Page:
Scenes from the Grease Wars

How sky-high energy prices and green chic turned Hub restaurants' used fryer oil into a prize worth fighting dirty for.

Last year, Green Grease Monkey moved its operations from Jamaica Plain to a quiet residential street in Brighton. On a sunny afternoon this spring, Keaney lopes around the driveway pushing rows of grease jugs into slightly more organized rows. He’s made one into a bird feeder that hangs above a blue bin that, I will discover, serves as the collection container for the composting toilet he set up in his basement. He still converts cars, but getting grease has become a real struggle. “I’ve had to hustle, scrounge, steal—for lack of a better term,” he says. “The golden era is coming to an end.” Once happy to give fuel away, he recently began charging $1.75 a gallon.

Even the Martucci family has been changing to adapt to the shifting market. Over the past few months, they’ve finally begun describing themselves to clients as recyclers, something they never had to do in the past. “It’s like putting on your shoes. We don’t know how to explain it, because we’ve just been doing it for so long,” says Anthony Martucci’s son, Gus. As part of their new marketing effort, the family recently took out an ad in a trade magazine called Green Business Quarterly.

Up in New Hampshire, SmartFuel has passed its six-month birthday and has yet to turn a profit, despite its client roster of 300-plus restaurants. On July 1, in order to get his hands on more grease, Hunt Stehli began offering 35 cents for every gallon of it, nearly double what he had accounted for in his original business plan. He heard Baker jumped to 40 cents, but he refuses to go any higher. “They have extremely deep pockets, and I am pretty adamantly opposed to an endless bidding war,” he says.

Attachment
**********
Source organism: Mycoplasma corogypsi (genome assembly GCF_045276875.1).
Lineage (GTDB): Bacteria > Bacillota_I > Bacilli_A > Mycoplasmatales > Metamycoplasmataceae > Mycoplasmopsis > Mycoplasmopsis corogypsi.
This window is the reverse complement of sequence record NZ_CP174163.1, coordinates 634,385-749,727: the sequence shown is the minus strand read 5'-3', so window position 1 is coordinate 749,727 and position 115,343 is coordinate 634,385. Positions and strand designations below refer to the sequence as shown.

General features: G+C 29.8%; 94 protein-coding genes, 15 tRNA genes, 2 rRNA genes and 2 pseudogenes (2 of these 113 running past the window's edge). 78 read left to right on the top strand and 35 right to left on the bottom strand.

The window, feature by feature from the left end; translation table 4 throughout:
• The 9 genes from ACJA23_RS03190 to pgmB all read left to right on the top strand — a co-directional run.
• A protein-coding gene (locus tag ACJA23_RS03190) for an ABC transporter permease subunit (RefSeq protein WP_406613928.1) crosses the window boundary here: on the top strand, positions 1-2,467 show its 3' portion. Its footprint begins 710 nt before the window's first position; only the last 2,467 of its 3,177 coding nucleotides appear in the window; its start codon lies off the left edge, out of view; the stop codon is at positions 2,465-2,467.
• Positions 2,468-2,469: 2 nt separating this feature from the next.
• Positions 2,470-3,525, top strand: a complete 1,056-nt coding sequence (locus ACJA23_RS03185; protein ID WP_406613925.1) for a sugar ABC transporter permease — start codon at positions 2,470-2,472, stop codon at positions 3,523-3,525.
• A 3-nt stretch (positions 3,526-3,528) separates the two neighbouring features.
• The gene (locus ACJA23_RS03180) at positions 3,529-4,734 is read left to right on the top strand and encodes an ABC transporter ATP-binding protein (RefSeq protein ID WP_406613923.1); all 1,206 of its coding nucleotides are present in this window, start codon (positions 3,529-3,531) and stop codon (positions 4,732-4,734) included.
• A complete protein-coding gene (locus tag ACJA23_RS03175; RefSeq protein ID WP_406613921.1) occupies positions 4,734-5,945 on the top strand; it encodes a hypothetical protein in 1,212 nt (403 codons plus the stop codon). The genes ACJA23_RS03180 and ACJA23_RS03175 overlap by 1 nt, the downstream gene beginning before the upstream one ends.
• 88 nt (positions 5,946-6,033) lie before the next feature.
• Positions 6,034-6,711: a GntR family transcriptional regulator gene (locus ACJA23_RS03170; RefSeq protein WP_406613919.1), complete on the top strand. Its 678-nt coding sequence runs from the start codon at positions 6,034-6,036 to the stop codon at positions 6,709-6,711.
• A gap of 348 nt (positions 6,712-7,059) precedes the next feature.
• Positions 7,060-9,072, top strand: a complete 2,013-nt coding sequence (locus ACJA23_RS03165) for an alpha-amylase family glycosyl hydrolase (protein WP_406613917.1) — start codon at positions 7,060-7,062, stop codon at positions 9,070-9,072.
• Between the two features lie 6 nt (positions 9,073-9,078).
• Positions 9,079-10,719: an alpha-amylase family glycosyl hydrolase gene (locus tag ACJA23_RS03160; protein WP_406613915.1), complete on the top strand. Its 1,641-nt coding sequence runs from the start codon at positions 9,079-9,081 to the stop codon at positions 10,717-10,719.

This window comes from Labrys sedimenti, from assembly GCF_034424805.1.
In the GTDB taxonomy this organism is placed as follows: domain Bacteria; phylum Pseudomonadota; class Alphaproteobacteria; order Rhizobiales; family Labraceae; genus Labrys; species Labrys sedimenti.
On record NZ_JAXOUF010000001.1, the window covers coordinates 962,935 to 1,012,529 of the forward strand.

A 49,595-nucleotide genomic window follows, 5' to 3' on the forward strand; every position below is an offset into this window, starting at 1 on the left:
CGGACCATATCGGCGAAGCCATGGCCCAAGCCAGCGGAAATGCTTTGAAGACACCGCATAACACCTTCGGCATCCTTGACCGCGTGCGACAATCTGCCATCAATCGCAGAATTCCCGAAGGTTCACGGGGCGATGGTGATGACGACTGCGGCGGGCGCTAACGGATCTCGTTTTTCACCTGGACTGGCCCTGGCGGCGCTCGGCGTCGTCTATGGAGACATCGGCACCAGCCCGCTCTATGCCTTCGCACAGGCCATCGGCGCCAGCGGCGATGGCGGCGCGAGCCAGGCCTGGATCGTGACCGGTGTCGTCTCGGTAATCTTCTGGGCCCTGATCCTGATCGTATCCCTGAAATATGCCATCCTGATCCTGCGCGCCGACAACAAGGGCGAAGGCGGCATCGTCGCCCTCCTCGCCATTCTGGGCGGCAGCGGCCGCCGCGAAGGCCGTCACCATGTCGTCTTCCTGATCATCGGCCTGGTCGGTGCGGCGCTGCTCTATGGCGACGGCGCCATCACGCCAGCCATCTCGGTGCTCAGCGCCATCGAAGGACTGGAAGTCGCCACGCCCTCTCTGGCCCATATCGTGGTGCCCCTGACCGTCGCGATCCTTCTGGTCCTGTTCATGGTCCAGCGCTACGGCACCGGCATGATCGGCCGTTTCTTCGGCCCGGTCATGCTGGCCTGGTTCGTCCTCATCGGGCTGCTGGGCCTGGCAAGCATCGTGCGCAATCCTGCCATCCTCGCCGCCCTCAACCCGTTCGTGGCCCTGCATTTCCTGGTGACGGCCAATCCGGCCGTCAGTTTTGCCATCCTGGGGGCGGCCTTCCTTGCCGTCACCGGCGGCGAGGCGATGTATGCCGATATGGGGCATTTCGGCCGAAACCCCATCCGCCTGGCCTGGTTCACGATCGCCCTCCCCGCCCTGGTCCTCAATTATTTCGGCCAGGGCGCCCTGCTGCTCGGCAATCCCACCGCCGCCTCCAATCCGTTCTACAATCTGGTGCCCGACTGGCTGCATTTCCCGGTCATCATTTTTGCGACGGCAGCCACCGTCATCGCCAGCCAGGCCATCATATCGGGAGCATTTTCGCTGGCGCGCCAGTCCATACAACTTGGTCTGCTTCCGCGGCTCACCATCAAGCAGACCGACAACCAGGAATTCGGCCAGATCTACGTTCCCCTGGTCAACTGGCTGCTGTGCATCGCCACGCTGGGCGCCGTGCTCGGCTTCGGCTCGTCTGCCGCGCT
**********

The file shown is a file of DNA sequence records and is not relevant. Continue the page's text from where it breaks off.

Not long ago, Stehli got a phone call from Patrick Maloney of Bio-Diesel Boston, who has been working on a few plans of his own. Maloney wondered if the two could enter into some kind of agreement that would keep them from competing for each other’s customers. Maybe there’s a way to pull together, he said, to put an end to the bidding war.

Viewed one way, what Maloney’s proposing sounds something like a cartel, the kind of system he and others accuse the rendering companies of profiting from for years. Maloney wouldn’t use that word, though. If his plan comes to fruition, he thinks he’ll call the new arrangement a co-op.